Mesenchymal stromal cells (MSCs) are prime candidates for regenerative medicine and therapeutic applications due to both their potent immuno- modulatory function and a unique ability to proliferate and differentiate into a variety of cell lineages. However, the stresses incurred during biopreservation/stability intervals (non-frozen and cryopreserved), including transit to and from the clinic can render MSCs ineffective and potentially unsafe.
Challenges related to the formulation, transportation, distribution and delivery of source material (tissue, blood, marrow) and MSC-based products are important and inter-related components of the supply chain and scale-up.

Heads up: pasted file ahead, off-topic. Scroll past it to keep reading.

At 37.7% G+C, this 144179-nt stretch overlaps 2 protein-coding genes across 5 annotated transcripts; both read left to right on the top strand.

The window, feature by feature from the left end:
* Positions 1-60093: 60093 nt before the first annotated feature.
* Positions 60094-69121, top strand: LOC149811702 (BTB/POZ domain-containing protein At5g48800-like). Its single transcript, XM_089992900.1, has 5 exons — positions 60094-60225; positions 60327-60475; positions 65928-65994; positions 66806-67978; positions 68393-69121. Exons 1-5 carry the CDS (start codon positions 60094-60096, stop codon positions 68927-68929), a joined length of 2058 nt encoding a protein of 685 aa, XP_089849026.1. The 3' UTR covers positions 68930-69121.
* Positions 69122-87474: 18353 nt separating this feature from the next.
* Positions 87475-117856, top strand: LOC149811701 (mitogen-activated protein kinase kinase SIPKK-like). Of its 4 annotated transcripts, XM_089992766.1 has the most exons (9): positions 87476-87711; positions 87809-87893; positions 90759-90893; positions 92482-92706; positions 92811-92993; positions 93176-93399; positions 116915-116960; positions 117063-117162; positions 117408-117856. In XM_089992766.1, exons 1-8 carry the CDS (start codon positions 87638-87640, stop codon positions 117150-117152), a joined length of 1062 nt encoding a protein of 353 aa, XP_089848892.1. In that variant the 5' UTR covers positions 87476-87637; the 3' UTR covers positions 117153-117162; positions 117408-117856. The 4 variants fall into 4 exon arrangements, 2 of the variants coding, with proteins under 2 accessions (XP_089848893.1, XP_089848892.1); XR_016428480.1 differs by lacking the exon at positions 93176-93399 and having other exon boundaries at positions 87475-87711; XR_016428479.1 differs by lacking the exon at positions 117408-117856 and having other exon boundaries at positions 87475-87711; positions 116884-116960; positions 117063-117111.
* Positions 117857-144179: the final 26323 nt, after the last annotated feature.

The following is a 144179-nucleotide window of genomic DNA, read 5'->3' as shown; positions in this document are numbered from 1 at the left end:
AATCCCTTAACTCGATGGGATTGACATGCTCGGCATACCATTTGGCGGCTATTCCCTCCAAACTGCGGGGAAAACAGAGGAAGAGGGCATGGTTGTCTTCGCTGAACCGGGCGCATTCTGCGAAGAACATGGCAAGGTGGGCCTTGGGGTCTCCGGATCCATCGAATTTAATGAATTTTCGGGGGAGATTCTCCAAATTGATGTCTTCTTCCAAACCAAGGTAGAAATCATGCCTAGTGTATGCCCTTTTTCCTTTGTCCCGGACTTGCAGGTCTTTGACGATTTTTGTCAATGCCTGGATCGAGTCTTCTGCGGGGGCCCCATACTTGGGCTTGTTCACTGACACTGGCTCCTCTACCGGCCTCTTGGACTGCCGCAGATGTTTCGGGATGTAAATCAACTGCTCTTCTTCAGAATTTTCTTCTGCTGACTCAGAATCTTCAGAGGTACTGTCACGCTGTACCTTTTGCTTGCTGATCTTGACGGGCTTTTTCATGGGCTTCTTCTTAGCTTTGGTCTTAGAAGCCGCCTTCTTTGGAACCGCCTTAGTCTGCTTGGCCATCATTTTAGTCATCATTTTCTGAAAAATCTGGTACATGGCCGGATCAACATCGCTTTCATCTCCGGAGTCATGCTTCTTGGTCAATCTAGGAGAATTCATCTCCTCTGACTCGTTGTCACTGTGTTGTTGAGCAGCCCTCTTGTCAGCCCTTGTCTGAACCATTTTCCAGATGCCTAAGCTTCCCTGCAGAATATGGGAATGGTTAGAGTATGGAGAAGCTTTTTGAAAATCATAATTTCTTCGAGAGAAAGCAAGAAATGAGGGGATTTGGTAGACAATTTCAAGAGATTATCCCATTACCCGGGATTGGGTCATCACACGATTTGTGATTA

Effective biopreservation can optimize the quality of cell/tissue source material and final cell/tissue products, mitigate the adverse effects of interruptions and unforeseen events throughout the supply chain, as well as support the return to function of MSCs following patient administration. Conversely, inadequate environmental controls and biological support throughout the supply chain can limit transportation options, restrict the geographic distribution and reduce the clinical efficacy of MSC-based therapies. Indeed, it is possible that the contradicting reports in the literature on the impact of biopreservation on MSCs may stem from the lack of appropriate biopreservation protocols. Optimized biopreservation considerations are critical components of cell and tissue manufacturing systems, a robust and risk-mitigated supply chain, and are recommended for the commercialization of MSC-based products. This article aims to discuss the importance of Biopreservation Best Practices in the commercialization of MSC-based therapies and the relative benefits and concerns of different supply chain models.
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